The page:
If you organise an event with an international scope, make sure that the location is well served by all major airports and stations. For example, Stade de France is ideally located because it is 20 mins from the Charles de Gaulle Airport and 10 mins from the Gare du Nord station via RER (hypertext link).

To validate your choice, a visit is essential. You will thus be able to ask all the questions relating to the reception capacity (possible layouts and adjustability?), the offers regarding ancillary services (sales and marketing support, catering logistics, activities etc.), does the location offer varied spaces and solutions (turnkey or made-to-measure)?


This step is crucial because it will determine the attendance of your guests and, implicitly, its success. For this, you must check that your event is:

  • Not during school periods,
  • Not on public holidays,
  • Outside of major sporting, sectoral and national events.

The available dates outside of these periods are very popular. You must therefore anticipate and send a request to your business contact as soon as possible in order to make a provisional booking for the chosen date.


This part will involve finding the right balance between the defined budget and the actual costs of the event. To make the task easier for you, establish a list of all the expenditure items:

  • Rental of premises,
  • Accommodation,
  • Caterer,
  • Transport of participants,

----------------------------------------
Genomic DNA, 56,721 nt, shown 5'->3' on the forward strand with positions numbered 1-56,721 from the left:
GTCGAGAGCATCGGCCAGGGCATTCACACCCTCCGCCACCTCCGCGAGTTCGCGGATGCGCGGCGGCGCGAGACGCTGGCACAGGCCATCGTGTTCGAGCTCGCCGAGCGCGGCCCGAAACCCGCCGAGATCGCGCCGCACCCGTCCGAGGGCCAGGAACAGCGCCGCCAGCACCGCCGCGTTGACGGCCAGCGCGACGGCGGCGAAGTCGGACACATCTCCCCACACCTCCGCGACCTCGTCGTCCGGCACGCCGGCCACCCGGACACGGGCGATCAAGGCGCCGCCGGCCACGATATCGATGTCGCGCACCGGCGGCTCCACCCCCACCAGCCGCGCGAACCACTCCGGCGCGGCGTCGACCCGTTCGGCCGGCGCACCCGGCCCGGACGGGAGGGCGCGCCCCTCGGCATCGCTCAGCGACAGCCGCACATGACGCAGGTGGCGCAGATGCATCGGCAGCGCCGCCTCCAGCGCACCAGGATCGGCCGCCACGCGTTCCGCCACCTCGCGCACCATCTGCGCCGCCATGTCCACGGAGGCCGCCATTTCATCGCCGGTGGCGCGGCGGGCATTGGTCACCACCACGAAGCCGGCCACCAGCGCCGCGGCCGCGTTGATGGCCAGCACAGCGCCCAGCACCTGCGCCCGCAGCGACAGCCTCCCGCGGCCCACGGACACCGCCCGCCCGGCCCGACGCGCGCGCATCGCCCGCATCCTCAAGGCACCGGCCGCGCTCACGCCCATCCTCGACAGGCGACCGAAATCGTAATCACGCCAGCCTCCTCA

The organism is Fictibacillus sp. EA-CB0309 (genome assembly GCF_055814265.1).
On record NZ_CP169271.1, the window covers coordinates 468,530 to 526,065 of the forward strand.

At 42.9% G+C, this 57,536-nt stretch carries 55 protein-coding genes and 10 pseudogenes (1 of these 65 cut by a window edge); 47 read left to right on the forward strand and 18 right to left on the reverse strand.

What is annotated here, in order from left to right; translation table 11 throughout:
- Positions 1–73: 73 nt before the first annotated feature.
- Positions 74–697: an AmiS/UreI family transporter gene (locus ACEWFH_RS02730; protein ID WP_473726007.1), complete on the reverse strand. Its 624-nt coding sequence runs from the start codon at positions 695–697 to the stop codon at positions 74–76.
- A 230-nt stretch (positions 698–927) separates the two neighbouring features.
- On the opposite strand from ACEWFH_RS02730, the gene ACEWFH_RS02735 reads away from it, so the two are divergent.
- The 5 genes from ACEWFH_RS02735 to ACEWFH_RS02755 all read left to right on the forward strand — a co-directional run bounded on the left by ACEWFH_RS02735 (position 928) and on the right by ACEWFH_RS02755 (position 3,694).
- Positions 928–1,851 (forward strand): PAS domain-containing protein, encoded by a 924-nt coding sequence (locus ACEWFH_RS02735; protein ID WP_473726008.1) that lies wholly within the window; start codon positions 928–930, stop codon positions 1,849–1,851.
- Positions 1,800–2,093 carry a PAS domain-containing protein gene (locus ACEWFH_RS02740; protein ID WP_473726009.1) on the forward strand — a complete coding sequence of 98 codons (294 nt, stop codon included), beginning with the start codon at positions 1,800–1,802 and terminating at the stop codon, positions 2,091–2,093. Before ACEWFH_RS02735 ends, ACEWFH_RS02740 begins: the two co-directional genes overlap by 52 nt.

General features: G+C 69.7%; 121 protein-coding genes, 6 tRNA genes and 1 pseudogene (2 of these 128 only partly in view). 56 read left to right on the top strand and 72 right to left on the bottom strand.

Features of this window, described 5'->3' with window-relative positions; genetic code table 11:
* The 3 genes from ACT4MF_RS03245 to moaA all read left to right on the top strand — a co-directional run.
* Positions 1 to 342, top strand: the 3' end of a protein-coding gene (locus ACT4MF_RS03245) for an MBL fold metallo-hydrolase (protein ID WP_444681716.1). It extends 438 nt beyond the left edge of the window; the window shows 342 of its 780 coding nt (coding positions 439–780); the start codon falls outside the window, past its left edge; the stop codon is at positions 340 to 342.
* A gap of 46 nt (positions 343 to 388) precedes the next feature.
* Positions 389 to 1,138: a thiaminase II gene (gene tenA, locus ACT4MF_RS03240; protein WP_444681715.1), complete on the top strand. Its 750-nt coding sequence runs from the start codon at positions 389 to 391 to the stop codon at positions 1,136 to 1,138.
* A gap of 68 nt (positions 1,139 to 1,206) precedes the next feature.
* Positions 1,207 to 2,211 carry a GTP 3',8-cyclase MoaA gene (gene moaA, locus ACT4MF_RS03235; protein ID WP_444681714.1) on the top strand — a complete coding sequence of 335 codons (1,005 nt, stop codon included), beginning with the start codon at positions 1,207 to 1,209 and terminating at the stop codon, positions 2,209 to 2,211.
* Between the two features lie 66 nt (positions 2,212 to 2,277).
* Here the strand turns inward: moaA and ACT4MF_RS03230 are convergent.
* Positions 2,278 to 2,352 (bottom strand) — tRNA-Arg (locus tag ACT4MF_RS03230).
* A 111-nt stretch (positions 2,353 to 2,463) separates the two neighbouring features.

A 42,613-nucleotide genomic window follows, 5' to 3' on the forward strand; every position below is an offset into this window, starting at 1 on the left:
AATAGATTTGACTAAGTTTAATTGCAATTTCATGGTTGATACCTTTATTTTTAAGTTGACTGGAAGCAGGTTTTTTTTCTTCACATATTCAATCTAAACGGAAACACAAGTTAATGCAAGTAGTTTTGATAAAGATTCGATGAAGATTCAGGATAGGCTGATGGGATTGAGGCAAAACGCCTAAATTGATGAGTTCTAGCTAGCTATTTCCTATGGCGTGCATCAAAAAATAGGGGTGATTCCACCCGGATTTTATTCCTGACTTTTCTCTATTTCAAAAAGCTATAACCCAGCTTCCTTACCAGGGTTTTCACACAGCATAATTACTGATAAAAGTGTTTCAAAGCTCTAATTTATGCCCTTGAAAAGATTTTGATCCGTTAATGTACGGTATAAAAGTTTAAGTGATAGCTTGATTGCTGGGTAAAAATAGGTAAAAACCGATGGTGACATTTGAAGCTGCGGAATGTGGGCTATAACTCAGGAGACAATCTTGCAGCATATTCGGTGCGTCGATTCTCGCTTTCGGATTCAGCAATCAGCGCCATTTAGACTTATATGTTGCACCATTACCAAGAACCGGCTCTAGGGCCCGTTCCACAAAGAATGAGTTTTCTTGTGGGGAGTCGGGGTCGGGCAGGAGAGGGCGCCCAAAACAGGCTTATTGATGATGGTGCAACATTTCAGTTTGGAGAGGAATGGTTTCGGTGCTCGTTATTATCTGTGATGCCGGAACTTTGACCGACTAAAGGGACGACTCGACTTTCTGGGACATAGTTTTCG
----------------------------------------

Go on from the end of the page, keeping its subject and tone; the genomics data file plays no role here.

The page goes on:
• Decorations,
  • Activities,
  • Logistics,
  • Photographer,
  • Services offered free of charge,
  • Administrative service,
  • Payment options.

A small piece of advice, don’t forget to allocate a part of your budget (around 10% of the total amount), to prepare for the unexpected and last-minute requests that can inflate the bill.


To avoid any panic on D-Day, it is wise to do a reverse-schedule of your event as and when your organisation progresses. Thus, you will have benchmarks and a chronological list of the tasks to be performed. Your time will be optimised and the time frames will be anticipated.
A small tip: leave yourself some room for manoeuvre to remain flexible in case of the unforeseen.

The standard reverse-schedule:

  • Location: make sure that you quickly confirm it with your business contact and take the opportunity to tell them about the desired configuration.
  • Logistics: remember to check all the logistics and the signage of the event, which is paramount for the guests to be properly looked after.